Thank you for your help and taking the time to reply - it's much appreciated.
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    (Original post by Paul85)
    Well I'm already on it but I understand the point. I've arranged a meeting with my course tutor and will leave the course - I'm obviously not got the right skill-sets required.

    Thank you for your help and taking the time to reply - it's much appreciated.
    Woah there! Slow down that's very dramatic!

    You can do this. Nobody is born with this skill. It comes with practice (trust me, my undergraduate writing skills were bad compared to my writing skills now!)

    Don't leave the course over a 1500 word essay. That's madness!

    Assuming there is a +/- 10% leeway, 1500 plus 150 words means you can go up to 1650 words. You'll need to do an intro and conclusion and choose maybe three to four subheadings (you can use subheadings if it helps). You need to be succinct and bring the most relevant information forward to the reader. Look at other writings on the subject of the essay and highlight any phrases that summarise key concepts. This can help. Besides, at 1500 words the uni will be looking for an insightful interpretation on some key points, nothing more.

    This task is not an unbearably massive one. I don't think quitting over it is justified.

    I hope you write back!
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    (Original post by Paul85)
    Well I'm already on it but I understand the point. I've arranged a meeting with my course tutor and will leave the course - I'm obviously not got the right skill-sets required.

    Thank you for your help and taking the time to reply - it's much appreciated.
    I think that's a bit of a drastic response to one assignment.

    I wanted to ask if any of your modules are tested by exam. If they are then an assignment like this is generally good practice to see if you can answer a one hour essay question in the time allotted - assuming a 3 hour 3 essay exam, which I know is not universal even within the same department, but it was just a thought. For my first masters all our assignments were 2000 words and it was partly for this reason, and if the questions are unanticipated (as they probably should be at this level) and you need to spend time thinking about relevant content and structure then 1500 words is about what you end up writing.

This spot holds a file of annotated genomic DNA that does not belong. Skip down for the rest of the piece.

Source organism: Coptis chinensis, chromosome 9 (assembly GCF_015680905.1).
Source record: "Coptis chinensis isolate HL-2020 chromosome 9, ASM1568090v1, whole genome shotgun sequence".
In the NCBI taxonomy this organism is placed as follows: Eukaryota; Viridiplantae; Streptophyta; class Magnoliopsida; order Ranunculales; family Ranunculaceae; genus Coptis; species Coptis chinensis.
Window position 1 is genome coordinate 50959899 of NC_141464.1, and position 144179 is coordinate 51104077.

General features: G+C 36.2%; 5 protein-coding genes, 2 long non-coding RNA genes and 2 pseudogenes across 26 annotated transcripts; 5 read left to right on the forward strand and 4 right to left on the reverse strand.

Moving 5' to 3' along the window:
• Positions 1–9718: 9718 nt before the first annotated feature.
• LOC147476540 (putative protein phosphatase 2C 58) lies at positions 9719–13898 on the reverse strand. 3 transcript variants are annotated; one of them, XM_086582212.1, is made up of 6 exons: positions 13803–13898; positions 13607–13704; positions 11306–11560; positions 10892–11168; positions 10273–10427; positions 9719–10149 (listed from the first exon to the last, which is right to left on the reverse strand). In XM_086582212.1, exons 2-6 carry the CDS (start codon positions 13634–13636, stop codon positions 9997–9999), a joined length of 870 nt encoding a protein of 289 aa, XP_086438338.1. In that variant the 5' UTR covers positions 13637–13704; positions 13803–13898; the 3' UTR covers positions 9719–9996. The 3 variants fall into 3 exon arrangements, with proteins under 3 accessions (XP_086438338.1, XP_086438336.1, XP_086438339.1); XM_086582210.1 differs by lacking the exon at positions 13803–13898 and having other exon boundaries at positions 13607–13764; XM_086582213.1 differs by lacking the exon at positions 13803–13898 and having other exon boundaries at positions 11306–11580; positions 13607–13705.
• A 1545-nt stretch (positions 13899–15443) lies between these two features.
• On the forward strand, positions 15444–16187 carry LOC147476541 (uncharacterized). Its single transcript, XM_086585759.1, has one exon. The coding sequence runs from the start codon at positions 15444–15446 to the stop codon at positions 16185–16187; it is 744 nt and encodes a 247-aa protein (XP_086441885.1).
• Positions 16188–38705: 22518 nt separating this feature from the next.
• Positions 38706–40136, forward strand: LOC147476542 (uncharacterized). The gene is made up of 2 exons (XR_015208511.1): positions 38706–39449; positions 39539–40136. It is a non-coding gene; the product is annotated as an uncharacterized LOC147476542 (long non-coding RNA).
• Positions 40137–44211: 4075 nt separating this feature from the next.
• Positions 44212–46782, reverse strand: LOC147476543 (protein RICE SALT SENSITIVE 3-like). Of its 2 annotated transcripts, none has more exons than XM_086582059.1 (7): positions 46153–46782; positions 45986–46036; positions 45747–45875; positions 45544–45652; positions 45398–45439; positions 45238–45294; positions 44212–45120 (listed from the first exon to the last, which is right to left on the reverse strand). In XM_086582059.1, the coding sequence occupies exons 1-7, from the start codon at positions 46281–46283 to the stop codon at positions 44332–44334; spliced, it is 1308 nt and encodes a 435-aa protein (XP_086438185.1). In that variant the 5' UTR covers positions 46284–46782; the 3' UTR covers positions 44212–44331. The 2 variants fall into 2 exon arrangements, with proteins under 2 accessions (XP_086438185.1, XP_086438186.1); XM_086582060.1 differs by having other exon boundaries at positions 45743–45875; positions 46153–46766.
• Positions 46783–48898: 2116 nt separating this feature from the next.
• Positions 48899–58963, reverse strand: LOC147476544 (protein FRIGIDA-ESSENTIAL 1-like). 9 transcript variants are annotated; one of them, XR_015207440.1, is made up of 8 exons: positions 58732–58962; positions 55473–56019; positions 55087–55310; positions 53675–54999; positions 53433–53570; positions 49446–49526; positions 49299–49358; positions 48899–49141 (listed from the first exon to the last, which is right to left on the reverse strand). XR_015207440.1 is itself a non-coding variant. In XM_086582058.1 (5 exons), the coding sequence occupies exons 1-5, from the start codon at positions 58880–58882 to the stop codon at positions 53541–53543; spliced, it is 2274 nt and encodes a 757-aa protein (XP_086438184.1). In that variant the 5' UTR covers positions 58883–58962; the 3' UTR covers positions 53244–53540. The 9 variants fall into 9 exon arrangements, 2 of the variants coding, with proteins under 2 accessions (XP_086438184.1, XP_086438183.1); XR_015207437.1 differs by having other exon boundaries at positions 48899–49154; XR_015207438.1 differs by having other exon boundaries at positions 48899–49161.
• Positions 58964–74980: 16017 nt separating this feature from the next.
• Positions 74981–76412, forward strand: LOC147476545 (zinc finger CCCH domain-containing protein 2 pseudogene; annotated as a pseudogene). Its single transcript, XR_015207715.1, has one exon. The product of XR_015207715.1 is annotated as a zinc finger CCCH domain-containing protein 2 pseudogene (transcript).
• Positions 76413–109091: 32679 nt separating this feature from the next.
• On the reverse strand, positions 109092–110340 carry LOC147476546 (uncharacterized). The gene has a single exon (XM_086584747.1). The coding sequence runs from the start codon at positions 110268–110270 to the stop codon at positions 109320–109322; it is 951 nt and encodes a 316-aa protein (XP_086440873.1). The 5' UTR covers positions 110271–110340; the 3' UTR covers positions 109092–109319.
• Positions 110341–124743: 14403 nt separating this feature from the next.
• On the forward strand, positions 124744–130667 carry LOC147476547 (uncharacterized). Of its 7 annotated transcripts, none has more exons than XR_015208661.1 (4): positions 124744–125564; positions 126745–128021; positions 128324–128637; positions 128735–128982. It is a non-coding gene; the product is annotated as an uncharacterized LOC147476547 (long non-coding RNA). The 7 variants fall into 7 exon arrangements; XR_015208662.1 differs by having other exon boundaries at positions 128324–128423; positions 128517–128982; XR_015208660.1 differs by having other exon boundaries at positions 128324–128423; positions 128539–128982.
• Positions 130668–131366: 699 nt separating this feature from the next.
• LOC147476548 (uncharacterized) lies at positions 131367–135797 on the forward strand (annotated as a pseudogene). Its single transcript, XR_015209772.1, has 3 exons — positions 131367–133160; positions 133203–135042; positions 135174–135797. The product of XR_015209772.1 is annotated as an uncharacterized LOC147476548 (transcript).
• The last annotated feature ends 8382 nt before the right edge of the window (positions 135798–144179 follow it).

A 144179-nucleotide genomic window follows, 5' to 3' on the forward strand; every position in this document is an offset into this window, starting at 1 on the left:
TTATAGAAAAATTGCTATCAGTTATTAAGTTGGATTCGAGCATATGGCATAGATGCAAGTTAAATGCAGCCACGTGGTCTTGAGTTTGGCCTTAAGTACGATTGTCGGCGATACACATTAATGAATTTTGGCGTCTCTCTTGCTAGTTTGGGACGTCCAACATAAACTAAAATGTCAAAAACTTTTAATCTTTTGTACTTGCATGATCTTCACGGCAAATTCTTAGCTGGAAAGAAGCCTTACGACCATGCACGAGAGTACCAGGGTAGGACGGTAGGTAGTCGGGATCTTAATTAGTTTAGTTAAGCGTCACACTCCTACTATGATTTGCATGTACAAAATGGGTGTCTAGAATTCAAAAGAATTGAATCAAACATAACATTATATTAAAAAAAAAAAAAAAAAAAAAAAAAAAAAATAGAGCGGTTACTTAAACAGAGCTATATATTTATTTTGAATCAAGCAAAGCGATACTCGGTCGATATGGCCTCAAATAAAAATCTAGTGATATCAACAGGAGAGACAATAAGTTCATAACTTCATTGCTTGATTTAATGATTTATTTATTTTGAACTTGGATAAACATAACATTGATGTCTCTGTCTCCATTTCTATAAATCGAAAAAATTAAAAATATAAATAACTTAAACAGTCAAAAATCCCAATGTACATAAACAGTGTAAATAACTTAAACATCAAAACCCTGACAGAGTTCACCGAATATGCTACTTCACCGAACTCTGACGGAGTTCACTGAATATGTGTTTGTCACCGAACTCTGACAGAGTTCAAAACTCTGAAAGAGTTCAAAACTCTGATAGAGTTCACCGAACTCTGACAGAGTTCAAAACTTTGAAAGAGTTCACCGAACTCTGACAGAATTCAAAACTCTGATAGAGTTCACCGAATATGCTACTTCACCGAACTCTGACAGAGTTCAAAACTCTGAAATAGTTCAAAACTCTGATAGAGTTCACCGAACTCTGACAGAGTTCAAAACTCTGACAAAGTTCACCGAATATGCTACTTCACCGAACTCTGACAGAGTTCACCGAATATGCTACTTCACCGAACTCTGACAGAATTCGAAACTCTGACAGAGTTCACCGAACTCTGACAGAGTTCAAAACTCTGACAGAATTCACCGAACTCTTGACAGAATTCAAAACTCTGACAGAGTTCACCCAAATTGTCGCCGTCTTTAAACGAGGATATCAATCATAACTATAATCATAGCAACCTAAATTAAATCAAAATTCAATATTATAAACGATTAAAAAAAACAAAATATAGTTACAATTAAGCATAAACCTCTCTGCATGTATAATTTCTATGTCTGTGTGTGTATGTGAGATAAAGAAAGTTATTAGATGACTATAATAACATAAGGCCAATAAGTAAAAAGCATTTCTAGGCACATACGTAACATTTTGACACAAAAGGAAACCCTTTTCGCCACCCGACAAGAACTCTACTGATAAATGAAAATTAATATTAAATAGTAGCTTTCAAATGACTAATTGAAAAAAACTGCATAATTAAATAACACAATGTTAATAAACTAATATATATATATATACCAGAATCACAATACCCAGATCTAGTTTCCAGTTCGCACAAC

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    (Original post by Paul85)
    Well I'm already on it but I understand the point. I've arranged a meeting with my course tutor and will leave the course - I'm obviously not got the right skill-sets required.

    Thank you for your help and taking the time to reply - it's much appreciated.
    As above, that's not a good idea and it was my misunderstanding. As you're already on the course, just learn the point that's being made and move forward. You can't just drop out every time you come up against something you don't know. If you knew it, you'd be wasting your tuition fee. There's no need to be discouraged to the point where you give up.

    Do go to the meeting with your tutor, but be open to them talking you out of behaving rashly. If they realise that you think you're struggling, then they might be able to offer more advice or support.
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    Further to all the good advice above, if you have access to the mark scheme use that as an indicator of the word count to break the problem into manageable chunks - eg 10% for the introduction means it should be about 150 words.